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Providing Culturally Competent Services to Victims of Crime

1.5 Continuing Education Units (CEUs) will be offered for this training.

Cultural competence is an asset in any professional pursuit, and it is a core requirement in the field of victim assistance because crime can happen to anyone in any neighborhood. This interactive, 2.5-day training addresses cultural barriers such as stereotyping, value differences, communication styles, and language and interpreter bias, and how they impede effective service delivery to victims of crime from diverse populations. The training is designed for victim advocates as well as law enforcement officers and administrators, prosecutors, and other professionals who work with victims of crime. You will participate in simulations/skits, interactive activities, independent self-assessments and case studies to brainstorm and develop strategies to overcome cultural barriers in your own workplace. As a result of this training, you will be able to—

  • Recognize and overcome a variety of cultural barriers to effective service delivery.
  • Reduce problems that can arise when using language interpreters.
  • Give feedback to others who engage in culturally inappropriate speech and actions.
  • Envision a culturally competent victim services program.

Active participation in each of the following training modules will help you accomplish these specific learning objectives:

  • Increasing Knowledge About Cultural Competence
    • Define cultural competence.
    • Identify the six stages of the Cross Model of Cultural Competence.
    • Distinguish between individual and organizational dimensions of cultural competence.
    • Recognize the multidimensional nature of culture.
    • Explain the importance of cultural considerations in providing victim services.
  • Working with Victims—Stereotyping
    • Identify sources of bias.
    • Recognize the role of conditioning in stereotyping.
    • Explain how stereotypes impede communication with victims.
  • Working With Victims—Assumed Similarity
    • Define assumed similarity.
    • Explain the danger of assuming an understanding of behavioral cues.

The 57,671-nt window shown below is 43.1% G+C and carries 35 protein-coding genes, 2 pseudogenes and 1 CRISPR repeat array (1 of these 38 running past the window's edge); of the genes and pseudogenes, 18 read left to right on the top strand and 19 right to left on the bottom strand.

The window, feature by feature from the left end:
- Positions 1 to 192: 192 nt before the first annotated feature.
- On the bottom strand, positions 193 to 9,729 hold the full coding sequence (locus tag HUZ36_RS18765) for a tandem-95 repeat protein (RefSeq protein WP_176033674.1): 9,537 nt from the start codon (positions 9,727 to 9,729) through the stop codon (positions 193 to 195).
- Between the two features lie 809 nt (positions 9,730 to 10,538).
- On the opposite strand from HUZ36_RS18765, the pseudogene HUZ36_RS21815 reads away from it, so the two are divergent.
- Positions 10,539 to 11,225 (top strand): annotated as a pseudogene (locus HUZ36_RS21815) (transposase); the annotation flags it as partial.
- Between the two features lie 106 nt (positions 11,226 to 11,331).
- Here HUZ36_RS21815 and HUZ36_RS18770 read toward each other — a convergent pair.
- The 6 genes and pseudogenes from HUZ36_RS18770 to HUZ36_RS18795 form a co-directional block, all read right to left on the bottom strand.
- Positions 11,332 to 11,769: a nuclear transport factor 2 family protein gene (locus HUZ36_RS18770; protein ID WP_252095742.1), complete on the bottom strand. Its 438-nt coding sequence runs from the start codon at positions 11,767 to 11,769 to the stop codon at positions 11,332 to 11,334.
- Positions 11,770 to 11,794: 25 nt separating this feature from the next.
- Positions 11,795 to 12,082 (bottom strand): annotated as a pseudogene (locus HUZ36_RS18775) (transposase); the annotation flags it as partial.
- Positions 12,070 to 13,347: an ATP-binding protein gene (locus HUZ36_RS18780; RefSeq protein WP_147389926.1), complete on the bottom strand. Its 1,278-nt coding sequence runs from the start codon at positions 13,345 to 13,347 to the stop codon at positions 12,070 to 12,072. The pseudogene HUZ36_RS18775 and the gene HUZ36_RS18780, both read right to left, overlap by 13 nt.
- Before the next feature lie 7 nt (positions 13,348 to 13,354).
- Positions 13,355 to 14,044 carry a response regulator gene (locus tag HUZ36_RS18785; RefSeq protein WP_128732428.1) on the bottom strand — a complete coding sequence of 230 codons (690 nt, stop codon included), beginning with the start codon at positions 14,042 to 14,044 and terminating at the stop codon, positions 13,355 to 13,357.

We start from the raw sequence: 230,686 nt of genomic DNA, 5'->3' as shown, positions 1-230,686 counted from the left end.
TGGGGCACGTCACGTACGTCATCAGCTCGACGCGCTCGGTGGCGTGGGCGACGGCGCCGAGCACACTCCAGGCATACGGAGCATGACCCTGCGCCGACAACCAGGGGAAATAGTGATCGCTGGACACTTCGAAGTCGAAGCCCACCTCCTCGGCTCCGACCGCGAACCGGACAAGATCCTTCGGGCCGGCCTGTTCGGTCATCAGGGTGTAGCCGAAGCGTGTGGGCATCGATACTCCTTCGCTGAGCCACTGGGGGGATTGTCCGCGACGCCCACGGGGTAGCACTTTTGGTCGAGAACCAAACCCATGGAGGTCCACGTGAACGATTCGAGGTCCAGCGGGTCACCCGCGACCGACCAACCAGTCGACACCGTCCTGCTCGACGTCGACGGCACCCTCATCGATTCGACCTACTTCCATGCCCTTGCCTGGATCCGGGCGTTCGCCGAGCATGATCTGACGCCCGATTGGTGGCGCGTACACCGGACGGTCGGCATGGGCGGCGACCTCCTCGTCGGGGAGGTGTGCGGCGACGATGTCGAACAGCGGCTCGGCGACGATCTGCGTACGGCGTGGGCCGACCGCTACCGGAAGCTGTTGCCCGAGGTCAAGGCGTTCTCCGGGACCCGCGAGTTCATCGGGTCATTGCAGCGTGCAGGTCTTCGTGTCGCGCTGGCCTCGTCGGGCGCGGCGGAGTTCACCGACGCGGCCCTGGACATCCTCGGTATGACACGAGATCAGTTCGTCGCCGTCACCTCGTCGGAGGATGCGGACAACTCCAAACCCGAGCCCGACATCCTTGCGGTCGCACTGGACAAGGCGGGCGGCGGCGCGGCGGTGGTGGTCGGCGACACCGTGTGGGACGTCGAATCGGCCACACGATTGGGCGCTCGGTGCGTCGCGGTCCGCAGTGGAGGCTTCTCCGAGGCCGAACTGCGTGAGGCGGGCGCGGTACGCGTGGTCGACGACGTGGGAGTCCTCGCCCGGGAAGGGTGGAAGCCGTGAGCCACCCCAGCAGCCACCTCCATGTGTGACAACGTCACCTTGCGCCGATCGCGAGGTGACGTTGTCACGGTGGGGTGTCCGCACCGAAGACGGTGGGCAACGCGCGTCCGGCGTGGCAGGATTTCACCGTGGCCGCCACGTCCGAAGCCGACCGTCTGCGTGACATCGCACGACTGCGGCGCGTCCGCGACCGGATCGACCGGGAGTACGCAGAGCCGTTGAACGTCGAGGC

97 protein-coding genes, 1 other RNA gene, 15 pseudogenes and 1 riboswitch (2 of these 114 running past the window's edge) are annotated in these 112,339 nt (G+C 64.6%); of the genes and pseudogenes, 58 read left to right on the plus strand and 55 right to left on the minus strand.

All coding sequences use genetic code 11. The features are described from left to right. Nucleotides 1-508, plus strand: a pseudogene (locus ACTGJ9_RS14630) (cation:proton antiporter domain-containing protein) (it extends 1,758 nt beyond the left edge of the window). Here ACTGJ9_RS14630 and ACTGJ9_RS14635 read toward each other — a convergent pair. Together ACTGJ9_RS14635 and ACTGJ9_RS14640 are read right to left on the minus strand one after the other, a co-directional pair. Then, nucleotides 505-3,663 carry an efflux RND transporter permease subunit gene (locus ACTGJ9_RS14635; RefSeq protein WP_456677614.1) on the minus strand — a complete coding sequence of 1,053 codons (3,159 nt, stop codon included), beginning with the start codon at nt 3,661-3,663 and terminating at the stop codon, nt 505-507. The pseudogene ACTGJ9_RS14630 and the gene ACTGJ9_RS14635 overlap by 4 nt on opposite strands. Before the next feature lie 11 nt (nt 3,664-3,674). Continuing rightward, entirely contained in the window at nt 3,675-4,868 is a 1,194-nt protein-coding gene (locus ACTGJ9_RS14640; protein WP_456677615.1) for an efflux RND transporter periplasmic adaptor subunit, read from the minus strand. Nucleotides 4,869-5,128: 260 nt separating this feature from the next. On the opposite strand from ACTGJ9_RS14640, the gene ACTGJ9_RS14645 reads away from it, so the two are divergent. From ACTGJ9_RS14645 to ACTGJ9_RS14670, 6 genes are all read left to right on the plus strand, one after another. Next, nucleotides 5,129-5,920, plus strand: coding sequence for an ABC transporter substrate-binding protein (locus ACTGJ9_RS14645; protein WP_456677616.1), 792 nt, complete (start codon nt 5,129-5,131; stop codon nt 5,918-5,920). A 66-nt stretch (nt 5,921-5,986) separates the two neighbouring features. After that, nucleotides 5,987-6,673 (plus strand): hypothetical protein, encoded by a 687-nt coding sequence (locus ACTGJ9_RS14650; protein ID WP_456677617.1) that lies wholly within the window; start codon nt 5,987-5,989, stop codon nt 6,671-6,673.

• Recognize the role of cultural beliefs in accepting or rejecting assistance.
  • Working With Victims—Cross-Cultural Communication
    • Identify barriers to cross-cultural communication.
    • Explain how culture influences communication.
    • Describe how certain behaviors can affect communication.
  • Working With Victims—Language and Interpreter Bias
    • Explain basic federal legal requirements concerning service delivery to persons with limited English proficiency.
    • Discuss how interpreter bias impacts communication with victims.
    • Identify several strategies to reduce or eliminate problems that can arise while using language interpreters.
  • Working With Victims—Other Barriers to Effective Victim Assistance
    • Describe the major barriers to effective victim assistance.
    • Use the major barriers to effective victim assistance as a guiding framework for culturally competent service delivery.
    • Identify specific skills, strategies, and resources required to effectively serve diverse crime victims.
  • >Organizational Impact
    • Recognize how perceptions vary in a common situation/event.
    • Describe how teamwork can promote broadening perceptions.
    • Discuss the impact of labeling on individuals and organizations.
  • Societal Impact
    • Participants will be able to discuss how they view themselves regarding unearned privilege.
  • Being Organizational Allies
    • Describe culturally inappropriate speech and actions.
    • Demonstrate how to give feedback to others who engage in culturally inappropriate speech and actions.
  • Providing Culturally Competent Services
    • Discuss key elements of culturally competent programs, needs assessments, and outreach initiatives.
    • Describe barriers to providing culturally competent programs, needs assessments, and outreach initiatives.
    • Describe skills and resources to overcome barriers.
  • Individual Action Planning
    • Identify individual actions that allow you to apply new knowledge and skills.
    • State core learning(s).